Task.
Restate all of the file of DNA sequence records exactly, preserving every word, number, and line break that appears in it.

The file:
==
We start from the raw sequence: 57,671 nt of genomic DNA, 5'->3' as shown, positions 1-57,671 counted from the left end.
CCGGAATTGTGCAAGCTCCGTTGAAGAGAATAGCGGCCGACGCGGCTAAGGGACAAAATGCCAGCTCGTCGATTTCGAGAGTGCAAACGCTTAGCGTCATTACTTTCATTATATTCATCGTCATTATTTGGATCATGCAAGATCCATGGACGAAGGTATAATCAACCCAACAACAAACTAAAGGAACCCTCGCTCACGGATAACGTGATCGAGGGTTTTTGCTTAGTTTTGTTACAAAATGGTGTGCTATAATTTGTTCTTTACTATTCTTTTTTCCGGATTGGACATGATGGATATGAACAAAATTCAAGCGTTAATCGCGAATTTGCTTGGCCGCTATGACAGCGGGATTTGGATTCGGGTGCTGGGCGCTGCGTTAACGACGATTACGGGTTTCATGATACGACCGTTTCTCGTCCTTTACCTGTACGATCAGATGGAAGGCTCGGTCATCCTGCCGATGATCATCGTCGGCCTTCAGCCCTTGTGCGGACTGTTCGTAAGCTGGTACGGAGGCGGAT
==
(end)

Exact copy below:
We start from the raw sequence: 57,671 nt of genomic DNA, 5'->3' as shown, positions 1-57,671 counted from the left end.
CCGGAATTGTGCAAGCTCCGTTGAAGAGAATAGCGGCCGACGCGGCTAAGGGACAAAATGCCAGCTCGTCGATTTCGAGAGTGCAAACGCTTAGCGTCATTACTTTCATTATATTCATCGTCATTATTTGGATCATGCAAGATCCATGGACGAAGGTATAATCAACCCAACAACAAACTAAAGGAACCCTCGCTCACGGATAACGTGATCGAGGGTTTTTGCTTAGTTTTGTTACAAAATGGTGTGCTATAATTTGTTCTTTACTATTCTTTTTTCCGGATTGGACATGATGGATATGAACAAAATTCAAGCGTTAATCGCGAATTTGCTTGGCCGCTATGACAGCGGGATTTGGATTCGGGTGCTGGGCGCTGCGTTAACGACGATTACGGGTTTCATGATACGACCGTTTCTCGTCCTTTACCTGTACGATCAGATGGAAGGCTCGGTCATCCTGCCGATGATCATCGTCGGCCTTCAGCCCTTGTGCGGACTGTTCGTAAGCTGGTACGGAGGCGGAT